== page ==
The purpose of this study was to determine the effects of atrial natriuretic factor (ANF) in the fetus and to explore the interactions among the fetal cardiovascular, endocrine, and fluid responses to ANF. In 12 chronically catheterized fetal sheep at 130 ± 1 (SE) days gestation, ANF was infused intravenously for 30 min at 14-300 ng · min-1 · kg-1. Fetal arterial plasma ANF concentration increased by 174 to 5,410 pg/ml from a preinfusion value of 163 ± 13 pg/ml. The clearance of ANF from the circulation was 122 ± 28 ml · min-1 · kg-1 and the half-life was 0.46 ± 0.07 min. When plasma ANF was > 2,000 pg/ml, fetal arterial pressure decreased, venous pressure increased transiently, and heart rate was unchanged. Plasma arginine vasopressin (AVP) concentration and plasma renin activity (PRA) increased with high ANF concentrations, while norepinephrine concentrations were unaffected. Fetal blood volume decreased in all fetuses, and urine flow increased significantly but not in every fetus. Blood and urine osmolalities did not change. On terminating the infusion, venous pressure and urine flow decreased below control, while blood volume and arterial pressure remained reduced. Plasma AVP concentration increased further, and this was accompanied by an increase in urine osmolality. Thus the most consistent effect of ANF in the fetus was a reduction in blood volume, which was independent of urine flow changes. Other cardiovascular, endocrine, and fluid responses to ANF as well as interactions among them appeared to occur largely at supraphysiological concentrations and may be secondary to the changes in blood volume. These observations suggest that there may be little interaction among the fetal cardiovascular, endocrine, and fluid responses to physiological amounts of ANF and that the fetus may be less responsive to ANF than the adult.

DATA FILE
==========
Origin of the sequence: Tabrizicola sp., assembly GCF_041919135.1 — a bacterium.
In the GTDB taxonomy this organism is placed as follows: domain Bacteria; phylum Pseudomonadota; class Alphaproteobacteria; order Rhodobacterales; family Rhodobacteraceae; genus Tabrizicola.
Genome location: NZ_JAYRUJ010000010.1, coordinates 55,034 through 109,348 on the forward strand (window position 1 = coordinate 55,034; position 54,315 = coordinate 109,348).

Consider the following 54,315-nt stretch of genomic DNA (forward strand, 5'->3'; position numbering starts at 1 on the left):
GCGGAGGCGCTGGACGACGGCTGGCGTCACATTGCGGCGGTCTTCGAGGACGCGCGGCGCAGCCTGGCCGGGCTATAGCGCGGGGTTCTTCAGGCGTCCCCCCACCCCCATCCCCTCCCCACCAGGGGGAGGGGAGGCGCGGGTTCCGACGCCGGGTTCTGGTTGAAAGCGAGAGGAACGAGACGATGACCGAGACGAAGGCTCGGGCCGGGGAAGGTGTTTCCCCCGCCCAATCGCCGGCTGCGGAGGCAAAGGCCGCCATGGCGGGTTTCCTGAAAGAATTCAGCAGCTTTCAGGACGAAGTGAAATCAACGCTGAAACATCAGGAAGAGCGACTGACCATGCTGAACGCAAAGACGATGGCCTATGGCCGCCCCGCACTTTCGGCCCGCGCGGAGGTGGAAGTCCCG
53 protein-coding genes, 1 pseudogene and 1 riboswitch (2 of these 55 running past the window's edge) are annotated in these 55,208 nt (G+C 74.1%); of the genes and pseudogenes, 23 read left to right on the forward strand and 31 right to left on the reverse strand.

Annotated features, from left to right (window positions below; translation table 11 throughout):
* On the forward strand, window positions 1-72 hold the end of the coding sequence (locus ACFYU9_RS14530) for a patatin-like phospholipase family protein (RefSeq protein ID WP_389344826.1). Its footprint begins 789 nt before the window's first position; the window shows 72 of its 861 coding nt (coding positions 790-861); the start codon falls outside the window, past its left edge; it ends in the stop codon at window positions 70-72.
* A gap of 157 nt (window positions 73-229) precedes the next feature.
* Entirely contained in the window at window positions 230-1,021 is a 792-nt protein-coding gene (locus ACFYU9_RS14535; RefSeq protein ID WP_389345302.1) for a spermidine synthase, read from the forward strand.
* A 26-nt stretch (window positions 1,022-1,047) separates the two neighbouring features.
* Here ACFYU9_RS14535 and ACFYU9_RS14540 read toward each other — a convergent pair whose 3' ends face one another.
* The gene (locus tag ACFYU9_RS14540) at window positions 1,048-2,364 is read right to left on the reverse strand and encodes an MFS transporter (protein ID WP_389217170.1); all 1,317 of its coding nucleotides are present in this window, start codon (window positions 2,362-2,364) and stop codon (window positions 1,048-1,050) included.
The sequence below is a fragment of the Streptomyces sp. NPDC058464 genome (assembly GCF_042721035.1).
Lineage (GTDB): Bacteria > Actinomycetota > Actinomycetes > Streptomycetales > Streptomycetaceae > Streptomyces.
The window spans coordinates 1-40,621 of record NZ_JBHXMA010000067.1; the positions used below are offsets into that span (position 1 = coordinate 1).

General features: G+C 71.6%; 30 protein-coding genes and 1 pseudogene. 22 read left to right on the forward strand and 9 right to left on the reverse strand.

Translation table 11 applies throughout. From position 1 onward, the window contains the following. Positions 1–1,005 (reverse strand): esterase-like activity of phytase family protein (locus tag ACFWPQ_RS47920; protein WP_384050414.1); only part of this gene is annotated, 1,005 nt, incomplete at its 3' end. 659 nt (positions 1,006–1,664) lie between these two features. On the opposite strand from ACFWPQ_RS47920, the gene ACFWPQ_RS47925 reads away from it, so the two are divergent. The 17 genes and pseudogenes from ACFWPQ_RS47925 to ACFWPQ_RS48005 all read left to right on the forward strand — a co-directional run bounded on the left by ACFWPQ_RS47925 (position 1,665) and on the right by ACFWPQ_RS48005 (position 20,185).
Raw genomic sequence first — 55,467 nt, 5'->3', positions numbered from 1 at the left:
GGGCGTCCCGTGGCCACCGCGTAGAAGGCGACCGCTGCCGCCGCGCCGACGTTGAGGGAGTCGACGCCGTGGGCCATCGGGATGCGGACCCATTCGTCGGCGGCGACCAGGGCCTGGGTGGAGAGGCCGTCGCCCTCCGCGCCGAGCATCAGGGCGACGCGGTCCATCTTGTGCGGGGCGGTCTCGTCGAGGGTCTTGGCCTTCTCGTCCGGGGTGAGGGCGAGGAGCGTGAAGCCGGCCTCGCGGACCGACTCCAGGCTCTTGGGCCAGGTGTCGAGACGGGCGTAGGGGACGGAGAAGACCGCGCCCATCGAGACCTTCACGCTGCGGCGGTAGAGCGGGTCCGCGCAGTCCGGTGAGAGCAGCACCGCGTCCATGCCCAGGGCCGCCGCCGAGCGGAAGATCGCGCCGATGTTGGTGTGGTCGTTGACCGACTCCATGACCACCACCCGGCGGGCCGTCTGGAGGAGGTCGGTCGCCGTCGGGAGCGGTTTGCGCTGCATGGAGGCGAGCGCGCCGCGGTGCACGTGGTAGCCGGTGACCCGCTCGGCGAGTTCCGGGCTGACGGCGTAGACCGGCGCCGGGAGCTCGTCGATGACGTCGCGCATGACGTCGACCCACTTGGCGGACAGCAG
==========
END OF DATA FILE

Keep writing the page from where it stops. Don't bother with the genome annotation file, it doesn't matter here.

|Original language||English (US)|
|Journal||American Journal of Physiology - Regulatory Integrative and Comparative Physiology|
|State||Published - 1989|
ASJC Scopus subject areas